back in stock as of
september 22nd, 2007
first in stock on
august 14th, 2006
|canto crudo (austria) #ccr 302 cd|
günther rabl “ain’t there tv after death - mite e-lite - computer music” compact disc
- ain’t there tv after death
- mite e-lite
|canto crudo press release...|
|günther rablain’t there tv after death|
we owe this piece of music to the actor and writer thomas kamper, whogave me the opportunity to compose an overture for his play ‘jokebox’.
according to the play, which introduces beethoven’s “grand fugue” through a jukebox on stage while various quiet tv programs are runningon screens, i selected a few basic elements for my work: parts of the spokentext; five seconds of a space sound derived from beethoven’s string quartet; recorded tv sound.
in the first part the text, spoken by thomas and barbara horvath, becomesde-spaced and reconstructed within the harmony of the quartet. layers of choirs result, which then finally lead to a drone terminated by a shot (actually the compressed sound of a saluting gun).the second part consists of tv sound only, condensed into a homogenous noise and resolved to series of short attacks as well.
in the last part i used my brand-new model of a resonating bar, which is ‘hit’ by tiny particles of the spoken text. it fades into a tunnel-like space, evoking the condensed tv sound once again.
composed and produced at the composer’s studio, neustift 2005
tools: vasp, amp
original source: hd stereo, 32bit 44.1khz
homage to a power generator
a commission of the iem, graz
in siebenwirthen there is no electric power connection.
if in some cases electronic devices are to be used, one has to put an old mcculloch mite e-lite generator into operation. the motor also has to be started up to pump water out of the well into a higher lying reservoir (one notices that the reservoir is full when the spill water ripples over the roof). sure, there would be newer, environmentally-friendly, muffled models of generators.
however, the sound of mite-e-lite is more beautiful. it has character. it tells a story. the recording of such a process (the starting-up, the kicking-in, the first backfiring and, lastly, the autonomous stalling of the engine) builds the basis of the whole composition. the sound itself and its rhythmic and harmonic structures find utilization within the piece. the first spectral analyses showed an enormous abundance of partial tones above the bottom frequency of the two-stroke rhythm. amazingly, the seventeenth and thirty-first partial tones are particularly dominant. it was therefore self-evident to approach the matter with prime number harmonics. viewed rhythmically, the process consists of a plethora of short explosions, each one different from the other, although they altogether form the typical “mechanical” rhythm of a motor, which proves to be extremely lively.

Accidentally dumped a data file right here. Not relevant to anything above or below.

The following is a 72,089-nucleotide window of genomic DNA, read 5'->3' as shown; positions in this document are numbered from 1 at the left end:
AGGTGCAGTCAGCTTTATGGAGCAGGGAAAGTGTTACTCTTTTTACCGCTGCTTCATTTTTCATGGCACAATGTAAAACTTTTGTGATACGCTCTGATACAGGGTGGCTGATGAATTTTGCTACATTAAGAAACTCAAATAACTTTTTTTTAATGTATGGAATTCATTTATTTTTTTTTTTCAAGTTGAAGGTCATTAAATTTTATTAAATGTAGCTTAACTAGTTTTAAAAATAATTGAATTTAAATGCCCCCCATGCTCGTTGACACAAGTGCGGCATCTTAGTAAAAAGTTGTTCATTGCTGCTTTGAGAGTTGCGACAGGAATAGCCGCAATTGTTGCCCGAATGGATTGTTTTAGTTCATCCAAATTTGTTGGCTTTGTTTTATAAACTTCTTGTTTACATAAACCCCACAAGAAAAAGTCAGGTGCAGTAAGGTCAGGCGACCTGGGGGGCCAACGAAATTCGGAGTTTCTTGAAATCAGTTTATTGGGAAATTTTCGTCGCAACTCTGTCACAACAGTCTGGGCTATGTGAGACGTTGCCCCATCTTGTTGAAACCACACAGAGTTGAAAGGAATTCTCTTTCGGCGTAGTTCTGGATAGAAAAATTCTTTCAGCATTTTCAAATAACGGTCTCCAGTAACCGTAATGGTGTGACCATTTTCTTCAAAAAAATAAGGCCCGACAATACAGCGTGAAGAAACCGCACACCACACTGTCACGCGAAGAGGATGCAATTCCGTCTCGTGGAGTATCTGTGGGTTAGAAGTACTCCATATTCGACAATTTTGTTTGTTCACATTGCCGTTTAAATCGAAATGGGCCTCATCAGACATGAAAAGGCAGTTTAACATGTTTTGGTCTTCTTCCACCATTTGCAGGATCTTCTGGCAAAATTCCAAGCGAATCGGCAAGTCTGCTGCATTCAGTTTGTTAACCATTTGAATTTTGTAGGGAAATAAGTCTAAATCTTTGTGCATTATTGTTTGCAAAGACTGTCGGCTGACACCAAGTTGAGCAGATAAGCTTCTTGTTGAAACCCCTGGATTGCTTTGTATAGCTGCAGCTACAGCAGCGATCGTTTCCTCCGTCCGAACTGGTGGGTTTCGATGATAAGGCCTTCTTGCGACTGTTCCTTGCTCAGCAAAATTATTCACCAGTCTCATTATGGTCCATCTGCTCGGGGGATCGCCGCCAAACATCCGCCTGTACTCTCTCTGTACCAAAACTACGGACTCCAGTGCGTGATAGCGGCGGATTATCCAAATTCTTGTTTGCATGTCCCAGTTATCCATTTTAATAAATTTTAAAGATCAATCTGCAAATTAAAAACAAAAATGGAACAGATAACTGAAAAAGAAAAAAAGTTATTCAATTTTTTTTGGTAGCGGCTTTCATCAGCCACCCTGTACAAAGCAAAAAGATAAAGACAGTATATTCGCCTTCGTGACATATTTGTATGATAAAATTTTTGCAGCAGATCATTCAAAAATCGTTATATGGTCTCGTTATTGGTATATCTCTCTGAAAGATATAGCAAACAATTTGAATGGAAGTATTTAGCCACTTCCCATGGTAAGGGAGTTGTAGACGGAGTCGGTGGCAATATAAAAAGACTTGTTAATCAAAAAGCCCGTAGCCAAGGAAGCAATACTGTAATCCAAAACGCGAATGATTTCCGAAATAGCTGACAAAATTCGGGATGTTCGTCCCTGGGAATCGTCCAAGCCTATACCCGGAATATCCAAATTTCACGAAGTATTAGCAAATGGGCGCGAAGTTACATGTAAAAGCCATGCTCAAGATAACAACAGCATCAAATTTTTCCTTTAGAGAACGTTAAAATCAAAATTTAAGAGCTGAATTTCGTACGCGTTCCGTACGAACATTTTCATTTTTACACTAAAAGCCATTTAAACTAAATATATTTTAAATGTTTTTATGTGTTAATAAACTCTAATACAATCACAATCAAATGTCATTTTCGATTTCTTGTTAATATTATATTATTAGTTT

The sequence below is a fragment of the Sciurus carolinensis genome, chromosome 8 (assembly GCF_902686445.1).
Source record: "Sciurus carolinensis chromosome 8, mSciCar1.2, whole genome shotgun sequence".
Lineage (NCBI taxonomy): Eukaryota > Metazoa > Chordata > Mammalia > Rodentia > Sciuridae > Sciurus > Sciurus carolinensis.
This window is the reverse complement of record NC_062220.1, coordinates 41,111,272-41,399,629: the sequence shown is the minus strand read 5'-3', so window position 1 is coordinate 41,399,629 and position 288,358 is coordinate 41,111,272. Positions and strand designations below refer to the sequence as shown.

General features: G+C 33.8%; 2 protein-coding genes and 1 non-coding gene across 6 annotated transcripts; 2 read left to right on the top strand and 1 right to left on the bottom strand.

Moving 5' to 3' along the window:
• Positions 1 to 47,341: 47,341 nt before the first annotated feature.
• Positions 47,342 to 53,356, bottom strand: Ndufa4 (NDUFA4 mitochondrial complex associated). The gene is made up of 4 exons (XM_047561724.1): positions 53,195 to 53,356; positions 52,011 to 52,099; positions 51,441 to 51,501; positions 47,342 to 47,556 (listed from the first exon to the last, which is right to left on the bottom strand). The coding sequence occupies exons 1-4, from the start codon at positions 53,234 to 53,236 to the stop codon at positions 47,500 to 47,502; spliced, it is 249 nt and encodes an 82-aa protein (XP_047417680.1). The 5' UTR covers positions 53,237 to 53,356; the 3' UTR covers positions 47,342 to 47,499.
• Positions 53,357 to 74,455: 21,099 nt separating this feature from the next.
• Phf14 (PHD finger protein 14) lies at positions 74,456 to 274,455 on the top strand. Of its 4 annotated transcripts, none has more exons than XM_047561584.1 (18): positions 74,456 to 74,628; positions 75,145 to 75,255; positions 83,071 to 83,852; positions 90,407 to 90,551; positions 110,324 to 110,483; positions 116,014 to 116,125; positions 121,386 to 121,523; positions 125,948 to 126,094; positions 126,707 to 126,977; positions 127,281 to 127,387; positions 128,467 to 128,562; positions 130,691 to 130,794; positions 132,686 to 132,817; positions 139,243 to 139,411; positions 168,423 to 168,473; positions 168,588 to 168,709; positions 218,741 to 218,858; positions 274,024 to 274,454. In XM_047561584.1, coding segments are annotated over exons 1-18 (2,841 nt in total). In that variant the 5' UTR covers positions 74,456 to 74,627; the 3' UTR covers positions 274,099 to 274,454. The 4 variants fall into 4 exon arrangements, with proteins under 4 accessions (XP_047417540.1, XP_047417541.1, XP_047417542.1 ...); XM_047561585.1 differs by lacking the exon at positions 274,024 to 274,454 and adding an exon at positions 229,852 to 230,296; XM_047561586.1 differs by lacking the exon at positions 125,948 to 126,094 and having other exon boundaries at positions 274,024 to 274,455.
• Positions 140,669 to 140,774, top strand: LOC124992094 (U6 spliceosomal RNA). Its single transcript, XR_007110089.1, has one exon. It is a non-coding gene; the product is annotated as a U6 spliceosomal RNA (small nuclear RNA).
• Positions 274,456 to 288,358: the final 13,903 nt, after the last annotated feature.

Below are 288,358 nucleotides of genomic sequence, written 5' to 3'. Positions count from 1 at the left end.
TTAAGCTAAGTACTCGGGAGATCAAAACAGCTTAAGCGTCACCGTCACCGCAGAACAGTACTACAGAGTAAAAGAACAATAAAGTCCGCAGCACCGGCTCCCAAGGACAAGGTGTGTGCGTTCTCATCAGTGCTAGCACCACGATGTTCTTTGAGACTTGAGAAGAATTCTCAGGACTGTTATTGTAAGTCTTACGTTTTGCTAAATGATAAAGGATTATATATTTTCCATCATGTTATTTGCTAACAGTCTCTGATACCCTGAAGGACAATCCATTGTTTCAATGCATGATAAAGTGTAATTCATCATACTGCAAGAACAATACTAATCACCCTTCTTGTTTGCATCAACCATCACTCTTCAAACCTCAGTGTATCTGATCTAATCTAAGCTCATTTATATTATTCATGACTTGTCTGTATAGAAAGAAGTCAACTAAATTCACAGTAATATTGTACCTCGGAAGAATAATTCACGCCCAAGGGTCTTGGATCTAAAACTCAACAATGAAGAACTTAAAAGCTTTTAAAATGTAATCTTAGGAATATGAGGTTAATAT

excommunication – the original sound of the motor starting up is heard in the center. gradually it is broken down into its spectral components on the basis of the first 11 prime numbers (2-31). they become independent and wander outwards until they ultimately form an organ-like dome of sound.
blue note seventeen – three of these spectral components (3,7,5) dissolve into a trio in which, corresponding to the characteristics of prime number harmonics, a number of ‘blue notes’ are secured around the 17th partial tone. the rhythms are an interpretation of a phase of the motor in which it runs in a cycle; the melodies are derived from the differences of the single strokes. a stylistic mimicry reminiscent of dixieland is created.
unfortunately viennese – three other spectral components (11, 13, 2) form anew into a trio, whose rhythm, however, is now constructed out of the odd pulses. the whole piece takes on a stumbling and weepy style known from some viennese folk songs.
panopticum – spectral distortions transform all the components into droves of bell-like sounds that are ringing something in. but no one knows exactly what this something is.
swan song – all prime numbers newly form into a slowly developing sequence of two chords that sound as if they could have never been any different.
fade away – they flow once again into the original sound of the motor, which finally dissolves completely and ebbs away.composed and produced at the composer’s studio, neustift 2001/02
tools: vasp, nms4
original source: hd 24-channel, 16bit 44.1khz